(KRQE) – It was the Homestead Act of 1882 which afforded African Americans the chance to expand out west and develop hundreds of acres of land, but in 1901 it was the determination of Frank and Ella Boyer which turned that land into the town of Blackdom, New Mexico.
“Blackdom represents a bold step towards challenging and eliminating the oppressive forces that existed facing African American people, but every bold step towards freedom and resistance creates a bold step to resist that,” says UNM Director of Africana Studies Charles Becknell Jr.
Out to 24 square miles in size at its peak, Blackdom was situated in Chaves County, eight miles west of Dexter and 18 miles south of Roswell.
Complete with a post office, grocery store, church and school, these resources helped to make Blackdom a success. However, the drought of 1916 and location became its downfall.
“The town of Blackdom was self-sustaining by way of agricultural enterprise, but it existed in a part of the state where water was scarce and so access to water was a challenge and politically granting access to water became a political challenge for the residents of Blackdom so there was a drive to be self-sufficient,” says Becknell.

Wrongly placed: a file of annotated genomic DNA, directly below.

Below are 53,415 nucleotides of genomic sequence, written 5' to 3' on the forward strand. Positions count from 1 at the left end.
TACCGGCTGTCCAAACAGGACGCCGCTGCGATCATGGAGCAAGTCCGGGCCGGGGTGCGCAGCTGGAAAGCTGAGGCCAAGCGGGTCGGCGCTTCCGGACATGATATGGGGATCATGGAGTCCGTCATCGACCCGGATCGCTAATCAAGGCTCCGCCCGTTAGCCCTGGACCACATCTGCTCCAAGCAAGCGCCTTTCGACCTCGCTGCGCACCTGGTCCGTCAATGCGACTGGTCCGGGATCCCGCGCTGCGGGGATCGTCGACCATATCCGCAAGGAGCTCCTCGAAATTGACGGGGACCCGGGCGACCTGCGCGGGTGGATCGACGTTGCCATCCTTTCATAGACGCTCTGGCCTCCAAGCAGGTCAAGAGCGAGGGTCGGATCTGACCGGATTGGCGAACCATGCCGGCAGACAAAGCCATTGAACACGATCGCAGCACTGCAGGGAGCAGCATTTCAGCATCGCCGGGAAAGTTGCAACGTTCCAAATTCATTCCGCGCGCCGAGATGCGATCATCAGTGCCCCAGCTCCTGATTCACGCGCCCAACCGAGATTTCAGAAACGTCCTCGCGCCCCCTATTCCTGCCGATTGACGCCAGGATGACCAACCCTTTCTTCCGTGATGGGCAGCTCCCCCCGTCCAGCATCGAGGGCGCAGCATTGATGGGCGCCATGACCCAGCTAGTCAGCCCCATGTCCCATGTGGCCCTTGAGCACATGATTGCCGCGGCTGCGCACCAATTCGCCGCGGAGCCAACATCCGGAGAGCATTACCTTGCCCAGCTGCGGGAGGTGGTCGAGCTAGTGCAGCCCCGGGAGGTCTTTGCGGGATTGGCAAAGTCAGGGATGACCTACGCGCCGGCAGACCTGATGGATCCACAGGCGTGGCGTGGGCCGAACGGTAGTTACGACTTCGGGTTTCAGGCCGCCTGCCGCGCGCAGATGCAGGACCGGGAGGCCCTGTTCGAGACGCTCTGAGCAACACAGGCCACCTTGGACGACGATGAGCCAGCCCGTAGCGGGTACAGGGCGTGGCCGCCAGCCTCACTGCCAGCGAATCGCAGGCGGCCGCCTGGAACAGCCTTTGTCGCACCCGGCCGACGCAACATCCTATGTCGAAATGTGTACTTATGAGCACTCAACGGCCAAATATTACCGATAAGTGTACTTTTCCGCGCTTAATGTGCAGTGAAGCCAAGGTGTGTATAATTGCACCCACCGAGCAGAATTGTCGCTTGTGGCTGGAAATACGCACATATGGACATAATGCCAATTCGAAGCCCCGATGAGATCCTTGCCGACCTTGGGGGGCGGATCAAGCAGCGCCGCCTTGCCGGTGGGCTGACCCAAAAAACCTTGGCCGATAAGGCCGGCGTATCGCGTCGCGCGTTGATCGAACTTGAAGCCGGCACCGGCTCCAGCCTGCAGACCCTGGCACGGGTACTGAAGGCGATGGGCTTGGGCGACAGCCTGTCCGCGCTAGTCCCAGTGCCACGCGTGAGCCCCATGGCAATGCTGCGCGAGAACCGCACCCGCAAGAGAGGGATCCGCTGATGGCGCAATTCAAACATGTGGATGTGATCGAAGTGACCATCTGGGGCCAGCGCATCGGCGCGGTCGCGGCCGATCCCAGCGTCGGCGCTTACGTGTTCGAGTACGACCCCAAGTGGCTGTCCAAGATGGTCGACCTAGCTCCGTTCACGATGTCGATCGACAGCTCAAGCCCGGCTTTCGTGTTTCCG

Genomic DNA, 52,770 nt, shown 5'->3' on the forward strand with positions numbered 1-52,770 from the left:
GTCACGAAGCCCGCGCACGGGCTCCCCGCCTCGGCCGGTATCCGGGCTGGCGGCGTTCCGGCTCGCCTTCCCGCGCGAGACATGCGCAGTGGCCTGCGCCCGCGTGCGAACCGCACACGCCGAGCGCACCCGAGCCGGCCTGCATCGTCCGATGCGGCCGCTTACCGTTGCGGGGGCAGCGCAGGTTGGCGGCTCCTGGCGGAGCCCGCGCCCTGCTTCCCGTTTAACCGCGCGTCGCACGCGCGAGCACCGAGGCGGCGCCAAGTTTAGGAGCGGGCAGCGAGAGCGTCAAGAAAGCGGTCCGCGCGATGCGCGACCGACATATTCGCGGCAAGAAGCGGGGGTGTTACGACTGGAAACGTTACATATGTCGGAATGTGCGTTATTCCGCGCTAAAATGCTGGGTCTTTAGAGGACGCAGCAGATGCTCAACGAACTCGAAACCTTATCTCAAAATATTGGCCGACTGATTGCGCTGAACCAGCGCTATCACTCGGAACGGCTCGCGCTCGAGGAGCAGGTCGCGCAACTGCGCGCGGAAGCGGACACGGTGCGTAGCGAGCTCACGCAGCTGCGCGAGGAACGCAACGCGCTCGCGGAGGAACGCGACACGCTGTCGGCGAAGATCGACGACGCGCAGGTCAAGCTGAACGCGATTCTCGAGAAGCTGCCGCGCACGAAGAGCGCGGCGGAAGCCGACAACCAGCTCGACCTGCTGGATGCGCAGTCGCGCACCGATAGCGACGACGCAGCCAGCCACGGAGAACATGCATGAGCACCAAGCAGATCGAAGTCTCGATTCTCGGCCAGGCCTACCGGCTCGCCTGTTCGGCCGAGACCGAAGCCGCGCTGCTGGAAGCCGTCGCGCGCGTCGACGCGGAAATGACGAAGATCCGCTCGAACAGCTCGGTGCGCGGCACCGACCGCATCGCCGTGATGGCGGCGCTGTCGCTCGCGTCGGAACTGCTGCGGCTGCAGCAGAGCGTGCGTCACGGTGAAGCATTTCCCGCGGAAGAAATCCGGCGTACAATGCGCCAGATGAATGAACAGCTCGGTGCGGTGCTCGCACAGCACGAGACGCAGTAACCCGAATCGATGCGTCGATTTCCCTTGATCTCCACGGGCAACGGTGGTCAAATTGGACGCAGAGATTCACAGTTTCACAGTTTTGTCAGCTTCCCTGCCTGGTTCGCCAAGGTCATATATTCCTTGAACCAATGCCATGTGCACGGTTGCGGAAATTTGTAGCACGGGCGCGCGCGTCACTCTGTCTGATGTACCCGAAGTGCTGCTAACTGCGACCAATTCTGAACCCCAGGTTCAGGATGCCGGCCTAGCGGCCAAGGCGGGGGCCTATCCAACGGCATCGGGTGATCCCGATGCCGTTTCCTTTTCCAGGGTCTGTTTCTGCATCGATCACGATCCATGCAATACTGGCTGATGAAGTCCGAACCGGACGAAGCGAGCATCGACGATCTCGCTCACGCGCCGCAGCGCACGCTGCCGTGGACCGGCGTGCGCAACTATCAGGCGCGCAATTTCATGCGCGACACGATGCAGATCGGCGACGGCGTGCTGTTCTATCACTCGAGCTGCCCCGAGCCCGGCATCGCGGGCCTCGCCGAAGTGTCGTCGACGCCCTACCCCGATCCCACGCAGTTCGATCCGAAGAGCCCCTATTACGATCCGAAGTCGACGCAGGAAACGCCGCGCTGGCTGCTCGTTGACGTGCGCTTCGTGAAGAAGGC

Unfortunately, it was not long after the drought ruined crops that residents were forced to look elsewhere to live.
Once again, people followed the pioneering Boyer family for a new and better establishment in New Mexico.
“The the Boyer family did not give up. They took their dream of an all-black settlement from Blackdom and they settled in the Mesilla Valley and established another black town, Vado,” explains Becknell.
Blackdom is not simply a forgotten ghost town, it represents so much more.
“Blackdom remains forever imprinted in our psyche and our spirit to resist and our spirit to overcome and our spirit to establish our identity in the southwest,” says Becknell.
In 2002, the governor of New Mexico established a day honoring Blackdom. A monument and marker now commemorate the site where the historical town once stood.